1.4. What is Data Science?

With an understanding of computers and computer science, it’s time to turn our attention to the last part of the book title, Data Science. It can be understood as an application of computers and computer science.


Data Science is a field that focuses on the specific problems of acquiring, curating, and exploring data, via visualization and statistical analysis, to aid decision making.

Data science as a process.

Data science as a process.

All data is initially collected in some way from the real world. Acquiring data typically involves either accessing existing data sets that someone else has collected or creating new data sets yourself. Accessing data might involve retrieving data from different kinds of data repositories that have been developed by companies, government agencies, or academic researchers. As more and more data is being collected by these groups, more and more is being made publicly accessible. As just one example, take a look at Data.gov, the U.S. government’s online repository of open data sets.

You can create your own data sets by recording data yourself or gathering it from other digital resources. Collecting your own data might involve placing sensors to monitor environmental conditions over time or regularly logging quantifiable information about your day via an app. If gathering data from digital sources, data science provides many tools that can automate collection from information sources on the internet. For example, we could generate a data set about jobs in a particular area by collecting information from job posting websites.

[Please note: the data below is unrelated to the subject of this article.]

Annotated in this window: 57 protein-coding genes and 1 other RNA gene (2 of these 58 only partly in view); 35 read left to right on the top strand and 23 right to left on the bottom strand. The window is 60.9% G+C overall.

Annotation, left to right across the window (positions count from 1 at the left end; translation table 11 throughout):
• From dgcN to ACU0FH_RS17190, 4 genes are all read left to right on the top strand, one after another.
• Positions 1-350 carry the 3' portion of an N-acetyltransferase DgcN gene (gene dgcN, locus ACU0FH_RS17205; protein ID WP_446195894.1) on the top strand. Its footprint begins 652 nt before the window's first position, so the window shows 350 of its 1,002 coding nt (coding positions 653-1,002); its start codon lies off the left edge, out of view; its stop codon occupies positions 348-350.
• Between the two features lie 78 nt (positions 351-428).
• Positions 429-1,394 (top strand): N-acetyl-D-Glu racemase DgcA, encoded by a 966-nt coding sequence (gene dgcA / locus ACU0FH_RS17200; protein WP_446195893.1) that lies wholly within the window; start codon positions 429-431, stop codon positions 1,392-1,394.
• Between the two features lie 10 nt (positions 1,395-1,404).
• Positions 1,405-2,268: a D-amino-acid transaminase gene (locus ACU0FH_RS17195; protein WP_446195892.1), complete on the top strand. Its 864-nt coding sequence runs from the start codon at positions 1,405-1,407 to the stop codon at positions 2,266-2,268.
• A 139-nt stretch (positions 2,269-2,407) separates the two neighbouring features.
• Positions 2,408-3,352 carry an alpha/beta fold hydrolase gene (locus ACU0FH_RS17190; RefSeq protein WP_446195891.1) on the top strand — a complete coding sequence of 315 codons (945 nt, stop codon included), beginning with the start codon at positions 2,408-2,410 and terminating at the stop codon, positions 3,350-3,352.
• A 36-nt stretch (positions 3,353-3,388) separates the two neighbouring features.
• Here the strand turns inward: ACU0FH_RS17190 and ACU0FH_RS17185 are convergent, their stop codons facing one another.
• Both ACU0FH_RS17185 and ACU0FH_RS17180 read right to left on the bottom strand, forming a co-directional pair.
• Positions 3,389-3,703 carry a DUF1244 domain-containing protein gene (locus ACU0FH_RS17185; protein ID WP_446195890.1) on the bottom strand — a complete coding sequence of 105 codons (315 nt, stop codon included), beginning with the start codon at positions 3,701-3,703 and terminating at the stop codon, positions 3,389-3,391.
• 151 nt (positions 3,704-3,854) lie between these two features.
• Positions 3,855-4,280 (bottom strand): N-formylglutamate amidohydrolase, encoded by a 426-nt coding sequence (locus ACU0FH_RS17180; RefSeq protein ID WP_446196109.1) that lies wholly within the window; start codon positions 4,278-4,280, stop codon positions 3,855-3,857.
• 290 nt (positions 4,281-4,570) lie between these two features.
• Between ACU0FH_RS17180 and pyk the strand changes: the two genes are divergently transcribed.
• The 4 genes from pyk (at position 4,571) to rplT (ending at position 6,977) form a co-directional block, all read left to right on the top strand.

Curating data typically involves cleaning and organizing data sets in preparation for analysis and visualization. Real-world data sets are often messy, with missing data, erroneous information, and duplicate entries. Data science provides methods and tools for finding and correcting these problems. If data is being integrated from multiple separate datasets, data science also provides ways to properly merge different sources of data.

The large data sets we might collect are difficult for people to understand in their raw form. Visualizations and statistics are two tools that help us understand large data sets. Visualizations refer to graphical representations of data, like charts or figures. Statistics are formal mathematical tools for helping us describe and make inferences from large sets of data. Data science provides tools that allow for the automation of the creation of visualizations and statistics.

Data scientists typically apply programming along with mathematics and applied statistics to problems within a specific domain area (for example, finance or meterology). Knowing how and when to use data science tools requires expertise in the domain area where the tools are being used.

It is important to remember that data science tools only provide useful insights if the right data and the right tools are being used to solve the problem. It is easy to produce results that look important or insightful but might actually be misleading.

1.4.1. What Skills Do I Need to Do Data Science?

You will need to know programming, you will need to know statistics, and you will need to know about your domain area. (As we’ve mentioned, this book will focus on the fundamentals of the first of those: programming.) Data scientists do differ quite a bit in how much they know about or use knoweldge in these three areas. Some are stronger in programming and statistics but not domain knowledge, others may be strong in programming and domain knowledge but might not know about or need much statistics. However, one thing that differentiates a data scientist from a traditional programmer, a traditional statistician, and a traditional business analyst is the degree to which the data scientist can use tools from each of these areas to solve problems.

Another common skill that is required for data scientists is communication. Great insights and great solutions to problems are only really great if you can convince other people that they are correct. Conveying technical information to an audience that does not share your technical expertise can be a great challenge.